Thousands of Georgians dropped from food stamps
Thousands of Georgians have lost their food stamps after the state gave them an ultimatum: Get a job or lose your benefits.
Is that good news or bad news? Depends who you talk to. Placing work requirements on food stamps has proven controversial across the country, with opinions often divided along political lines.
Georgia has been rolling out work requirements for food stamp recipients for over a year. The latest round affected some 12,000 people in 21 counties, several in metro Atlanta, who are considered able-bodied without children.
When the April 1 deadline came around for them to find work, more than half — 7,251 — were dropped from the program, according to state figures released this week. Essentially, the number of recipients spiraled down from 11,779 to 4,528, or a drop of 62 percent.
Views on the work mandate vary widely, and intensely. People on the political right see the requirement as a nudge to those who languish on public benefits. But those on the left believe many people who the state deems able-bodied really cannot hold a job due to physical or mental limitations. And they worry these people will suffer without the assistance.
State officials say they plan to expand the work requirements to all 159 counties by 2019, with another 60 coming on board next year.
Bobby Cagle, director of the state Division of Family and Children Services, has said, “The greater good is people being employed, being productive and contributing to the state.”
The two political sides differ even in their view of the people in this category, who the state identifies as able-bodied adults without dependents or ABAWDs.
Brandon Hanick of the progressive activist group Better Georgia believes this population is filled with people with mental health impairments, limited education and borderline physical handicaps. They often lack the wherewithal to prove to a state bureaucracy their inability to meet the work requirements, he said.
“It’s cruel,” Hanick said of the work requirements. “We’re talking about one of the most basic needs — the need for food.”
But state Rep. Greg Morris, a Republican from Vidalia, said the precipitous drop in recipients shows the mandate is working. He believes many of these food stamp recipients have become complacent, if not lazy, about finding a job.
“This is about protecting taxpayer dollars from abuse, and taking people off the cycle of dependency,” Morris said. The big drop in numbers, he added, “shows how tax dollars are abused when it comes to entitlements.”
Food stamps come from federal dollars, but the program here is managed by DFCS. Some 1.6 million Georgians receive food stamps.
The number of food stamp recipients deemed able-bodied and without children in Georgia has dropped from 111,000 to 89,500 in a year’s time. That is an uncommon reduction of 21,500 people or 19 percent. Officials say they have no firm reason for the sharp decrease, though they suspect a statewide review of this population may have played a role.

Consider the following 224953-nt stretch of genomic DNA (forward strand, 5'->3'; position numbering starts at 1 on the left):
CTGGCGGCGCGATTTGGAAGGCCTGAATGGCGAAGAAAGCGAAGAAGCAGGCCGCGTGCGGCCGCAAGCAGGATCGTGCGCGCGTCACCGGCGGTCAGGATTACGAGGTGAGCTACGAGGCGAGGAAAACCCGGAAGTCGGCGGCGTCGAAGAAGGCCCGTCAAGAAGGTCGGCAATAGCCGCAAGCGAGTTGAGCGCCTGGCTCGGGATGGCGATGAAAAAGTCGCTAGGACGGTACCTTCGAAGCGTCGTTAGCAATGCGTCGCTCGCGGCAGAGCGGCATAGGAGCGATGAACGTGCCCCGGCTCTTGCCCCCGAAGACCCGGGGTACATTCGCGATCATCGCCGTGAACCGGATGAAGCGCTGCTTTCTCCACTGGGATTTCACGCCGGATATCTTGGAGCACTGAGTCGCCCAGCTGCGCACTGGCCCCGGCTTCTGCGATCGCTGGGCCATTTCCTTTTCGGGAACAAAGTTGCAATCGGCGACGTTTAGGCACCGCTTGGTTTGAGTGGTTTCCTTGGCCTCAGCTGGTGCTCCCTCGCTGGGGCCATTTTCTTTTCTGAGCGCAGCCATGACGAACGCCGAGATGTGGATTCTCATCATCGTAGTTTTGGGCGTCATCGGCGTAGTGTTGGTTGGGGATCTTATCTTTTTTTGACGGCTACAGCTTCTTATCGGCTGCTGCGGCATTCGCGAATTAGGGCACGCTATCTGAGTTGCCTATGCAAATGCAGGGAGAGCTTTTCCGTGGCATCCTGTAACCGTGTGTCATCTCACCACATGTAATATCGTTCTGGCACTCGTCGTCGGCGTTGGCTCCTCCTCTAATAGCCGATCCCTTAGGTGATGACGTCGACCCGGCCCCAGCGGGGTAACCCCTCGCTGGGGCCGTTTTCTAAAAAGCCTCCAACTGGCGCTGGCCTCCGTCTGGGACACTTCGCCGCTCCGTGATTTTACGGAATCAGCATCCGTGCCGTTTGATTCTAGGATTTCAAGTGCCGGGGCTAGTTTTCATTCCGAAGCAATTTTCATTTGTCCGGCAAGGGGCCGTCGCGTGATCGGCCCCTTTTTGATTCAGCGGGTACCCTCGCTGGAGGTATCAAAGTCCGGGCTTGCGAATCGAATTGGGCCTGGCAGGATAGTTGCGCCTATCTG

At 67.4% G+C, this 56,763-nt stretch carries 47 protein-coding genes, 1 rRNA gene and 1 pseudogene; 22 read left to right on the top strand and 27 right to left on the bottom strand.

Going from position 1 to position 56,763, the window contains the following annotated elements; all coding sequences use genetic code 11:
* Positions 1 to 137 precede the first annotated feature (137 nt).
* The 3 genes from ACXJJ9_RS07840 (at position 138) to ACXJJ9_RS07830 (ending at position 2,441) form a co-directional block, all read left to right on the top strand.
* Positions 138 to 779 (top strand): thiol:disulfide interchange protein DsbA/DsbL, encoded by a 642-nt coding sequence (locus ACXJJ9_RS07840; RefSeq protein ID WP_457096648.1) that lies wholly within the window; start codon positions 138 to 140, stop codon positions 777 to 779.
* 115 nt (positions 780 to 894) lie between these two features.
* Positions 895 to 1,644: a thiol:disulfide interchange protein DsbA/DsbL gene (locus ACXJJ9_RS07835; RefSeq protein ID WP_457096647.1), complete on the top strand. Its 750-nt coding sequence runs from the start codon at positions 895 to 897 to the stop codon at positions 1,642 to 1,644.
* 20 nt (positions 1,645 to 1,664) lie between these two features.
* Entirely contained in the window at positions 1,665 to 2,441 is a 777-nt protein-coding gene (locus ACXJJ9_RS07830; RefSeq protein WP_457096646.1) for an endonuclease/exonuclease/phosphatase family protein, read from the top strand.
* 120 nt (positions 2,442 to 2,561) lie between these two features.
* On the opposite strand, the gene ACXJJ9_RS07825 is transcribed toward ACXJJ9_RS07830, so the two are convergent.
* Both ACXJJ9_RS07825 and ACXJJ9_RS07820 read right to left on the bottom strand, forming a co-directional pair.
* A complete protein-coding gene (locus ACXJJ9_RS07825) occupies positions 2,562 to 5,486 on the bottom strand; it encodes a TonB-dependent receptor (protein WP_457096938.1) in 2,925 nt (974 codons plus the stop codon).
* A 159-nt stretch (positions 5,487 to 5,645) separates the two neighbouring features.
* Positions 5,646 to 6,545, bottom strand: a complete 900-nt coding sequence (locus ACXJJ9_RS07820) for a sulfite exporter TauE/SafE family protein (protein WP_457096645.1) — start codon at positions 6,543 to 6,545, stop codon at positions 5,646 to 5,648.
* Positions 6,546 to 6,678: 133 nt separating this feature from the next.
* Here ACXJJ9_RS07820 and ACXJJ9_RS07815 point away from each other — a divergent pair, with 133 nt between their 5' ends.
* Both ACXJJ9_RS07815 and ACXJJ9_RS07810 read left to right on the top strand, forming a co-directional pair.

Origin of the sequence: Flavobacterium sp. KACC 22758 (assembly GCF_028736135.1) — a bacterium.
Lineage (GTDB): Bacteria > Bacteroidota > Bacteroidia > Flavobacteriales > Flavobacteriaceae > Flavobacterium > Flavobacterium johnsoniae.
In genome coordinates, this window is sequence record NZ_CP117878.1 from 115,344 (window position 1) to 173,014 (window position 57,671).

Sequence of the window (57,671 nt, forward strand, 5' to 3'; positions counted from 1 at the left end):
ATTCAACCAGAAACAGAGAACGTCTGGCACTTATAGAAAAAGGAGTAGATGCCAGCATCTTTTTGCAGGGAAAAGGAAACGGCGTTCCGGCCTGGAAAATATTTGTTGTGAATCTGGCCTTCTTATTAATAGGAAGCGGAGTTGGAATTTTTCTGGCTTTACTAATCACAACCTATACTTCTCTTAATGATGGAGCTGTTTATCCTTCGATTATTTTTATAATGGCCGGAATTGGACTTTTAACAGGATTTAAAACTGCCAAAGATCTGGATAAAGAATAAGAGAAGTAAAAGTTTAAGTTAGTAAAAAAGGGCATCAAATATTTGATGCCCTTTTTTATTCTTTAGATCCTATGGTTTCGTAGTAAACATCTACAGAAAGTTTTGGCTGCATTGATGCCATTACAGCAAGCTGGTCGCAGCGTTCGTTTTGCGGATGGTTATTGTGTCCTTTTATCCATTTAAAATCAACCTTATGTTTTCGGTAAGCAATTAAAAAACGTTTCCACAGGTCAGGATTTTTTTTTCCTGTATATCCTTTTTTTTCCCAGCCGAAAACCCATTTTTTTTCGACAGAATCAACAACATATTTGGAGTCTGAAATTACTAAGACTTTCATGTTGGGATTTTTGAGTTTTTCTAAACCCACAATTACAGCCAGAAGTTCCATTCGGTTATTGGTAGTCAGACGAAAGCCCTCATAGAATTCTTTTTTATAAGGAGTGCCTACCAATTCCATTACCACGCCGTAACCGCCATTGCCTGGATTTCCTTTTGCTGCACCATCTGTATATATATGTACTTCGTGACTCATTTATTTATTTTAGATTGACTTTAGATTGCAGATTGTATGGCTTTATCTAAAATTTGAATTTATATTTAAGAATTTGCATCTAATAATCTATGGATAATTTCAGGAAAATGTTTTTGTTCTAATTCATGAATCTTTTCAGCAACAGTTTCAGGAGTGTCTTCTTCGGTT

The state began implementing the work requirements in 2016 with Cobb, Gwinnett and Hall counties. The state gave recipients there three months to find a job or training program or lose their benefits. A year later, the number of able-bodied, childless adults in those counties diminished 75 percent from 6,102 to 1,490, according to DFCS figures. The state selects counties with relatively low unemployment rates for the work requirements.
But state officials acknowledge the system initially had a problem in classifying who is able-bodied. They discovered that hundreds of people who the state had classified as able-bodied in Cobb, Gwinnett and Hall were actually unable to work. Some lost their food stamps when the work requirements began. Staff have since received additional training.
Georgia’s expansion of the work requirements comes as conservatives nationally push for more welfare-to-work initiatives. All but a handful of states employ work requirements. The mandate is a federal policy, implemented during the welfare reform of the nineties but put on hold during the Great Recession.
President Donald Trump’s new budget plan proposed to cut $192 billion from food stamps over a decade.
What happens to the people dropped from food stamps?
The agency does not track individuals once they leave the program. Officials noted that some may have been reclassified as handicapped. They would still be receiving food stamps but not be required to work. Others may have obtained jobs.
Here again, views on what happens to these people often splits along political affiliations.
Benita Dodd, vice president of the fiscally conservative Georgia Public Policy Foundation, said she believes the work mandate is pushing many into jobs.
“It does show that if you give people an incentive to help themselves, they can become productive citizens,” she said.
But Melissa Johnson, a senior policy analyst with the left-leaning Georgia Budget and Policy Institute, has more dire concerns. Food stamps, often the first government assistance sought by people in hard times, are “such a meager benefit,” she said, adding that the average benefit is $129 a month in Georgia.
“I believe these time limits are harmful, and they are likely to lead to more hunger and hardship,” Johnson said.
DFCS officials say they have repeatedly reached out to these recipients, offering them help with job searches and training. The agency has a $505,706 contract with Goodwill of North Georgia to help people get training and connections to employers.
“The agency has many services to offer (them), but many have chosen not to respond to multiple notices,” said DFCS spokeswoman Mary Beth Lukich.
April 1 was their deadline for finding work.
January 2017 — 11,779
February — 11,419
March — 11,356
April — 4,528